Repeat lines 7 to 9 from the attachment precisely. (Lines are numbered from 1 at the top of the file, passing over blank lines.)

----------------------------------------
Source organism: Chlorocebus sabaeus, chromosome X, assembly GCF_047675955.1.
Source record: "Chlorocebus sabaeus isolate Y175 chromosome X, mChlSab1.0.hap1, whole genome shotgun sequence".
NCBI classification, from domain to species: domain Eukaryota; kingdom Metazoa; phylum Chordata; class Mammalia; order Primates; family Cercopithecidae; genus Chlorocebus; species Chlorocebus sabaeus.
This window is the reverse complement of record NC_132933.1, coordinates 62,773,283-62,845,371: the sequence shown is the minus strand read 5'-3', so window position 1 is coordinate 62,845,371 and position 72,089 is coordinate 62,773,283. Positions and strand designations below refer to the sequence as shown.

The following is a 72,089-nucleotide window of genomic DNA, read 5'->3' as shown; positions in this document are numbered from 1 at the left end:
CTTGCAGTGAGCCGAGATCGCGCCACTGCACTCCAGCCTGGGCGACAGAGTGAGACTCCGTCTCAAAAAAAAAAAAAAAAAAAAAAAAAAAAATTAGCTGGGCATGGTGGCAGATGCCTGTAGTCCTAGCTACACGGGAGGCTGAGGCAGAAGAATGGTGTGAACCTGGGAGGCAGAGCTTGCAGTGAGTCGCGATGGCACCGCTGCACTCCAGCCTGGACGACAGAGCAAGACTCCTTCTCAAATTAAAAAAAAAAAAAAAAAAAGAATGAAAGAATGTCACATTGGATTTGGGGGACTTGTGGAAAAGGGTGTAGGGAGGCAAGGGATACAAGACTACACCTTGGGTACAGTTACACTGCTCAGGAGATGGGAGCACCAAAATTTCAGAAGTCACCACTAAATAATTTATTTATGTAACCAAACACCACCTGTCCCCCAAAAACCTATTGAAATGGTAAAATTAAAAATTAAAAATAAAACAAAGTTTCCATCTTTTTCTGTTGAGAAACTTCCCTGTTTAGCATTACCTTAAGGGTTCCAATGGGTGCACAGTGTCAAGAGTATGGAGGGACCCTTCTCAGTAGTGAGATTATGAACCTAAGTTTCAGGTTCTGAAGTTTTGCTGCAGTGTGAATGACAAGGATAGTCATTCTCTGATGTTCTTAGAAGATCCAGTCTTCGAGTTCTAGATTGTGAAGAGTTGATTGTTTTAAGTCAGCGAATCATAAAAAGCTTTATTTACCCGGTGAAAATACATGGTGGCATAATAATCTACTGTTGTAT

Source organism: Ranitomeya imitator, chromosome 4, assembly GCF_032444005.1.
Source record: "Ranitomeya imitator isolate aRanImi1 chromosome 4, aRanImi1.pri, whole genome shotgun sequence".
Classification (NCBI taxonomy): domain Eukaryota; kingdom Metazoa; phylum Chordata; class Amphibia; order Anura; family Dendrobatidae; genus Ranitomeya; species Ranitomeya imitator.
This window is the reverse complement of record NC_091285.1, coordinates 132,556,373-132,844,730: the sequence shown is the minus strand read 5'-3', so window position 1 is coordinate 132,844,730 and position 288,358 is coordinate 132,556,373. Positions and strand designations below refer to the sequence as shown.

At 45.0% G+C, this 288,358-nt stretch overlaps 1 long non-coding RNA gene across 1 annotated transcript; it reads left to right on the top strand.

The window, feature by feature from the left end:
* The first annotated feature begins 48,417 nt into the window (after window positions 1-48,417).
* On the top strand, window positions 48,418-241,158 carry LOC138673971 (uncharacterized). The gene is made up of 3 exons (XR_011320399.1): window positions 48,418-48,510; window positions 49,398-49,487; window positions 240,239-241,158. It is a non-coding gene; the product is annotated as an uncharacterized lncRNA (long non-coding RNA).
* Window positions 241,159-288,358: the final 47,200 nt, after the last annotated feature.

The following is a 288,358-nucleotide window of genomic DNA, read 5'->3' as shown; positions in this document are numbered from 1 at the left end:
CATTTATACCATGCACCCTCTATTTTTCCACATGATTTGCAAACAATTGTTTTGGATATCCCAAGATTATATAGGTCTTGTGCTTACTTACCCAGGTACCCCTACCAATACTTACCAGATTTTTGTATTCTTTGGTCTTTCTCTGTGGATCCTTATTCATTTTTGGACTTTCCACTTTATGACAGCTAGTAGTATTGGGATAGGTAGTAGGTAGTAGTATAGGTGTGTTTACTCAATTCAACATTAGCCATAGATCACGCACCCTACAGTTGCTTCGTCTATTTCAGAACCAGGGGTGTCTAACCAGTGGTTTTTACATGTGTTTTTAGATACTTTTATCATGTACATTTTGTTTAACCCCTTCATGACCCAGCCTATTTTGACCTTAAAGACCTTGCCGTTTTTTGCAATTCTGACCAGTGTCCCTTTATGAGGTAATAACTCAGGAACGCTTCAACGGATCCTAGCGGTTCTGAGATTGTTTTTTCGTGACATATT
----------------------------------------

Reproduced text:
Source organism: Ranitomeya imitator, chromosome 4, assembly GCF_032444005.1.
Source record: "Ranitomeya imitator isolate aRanImi1 chromosome 4, aRanImi1.pri, whole genome shotgun sequence".
Classification (NCBI taxonomy): domain Eukaryota; kingdom Metazoa; phylum Chordata; class Amphibia; order Anura; family Dendrobatidae; genus Ranitomeya; species Ranitomeya imitator.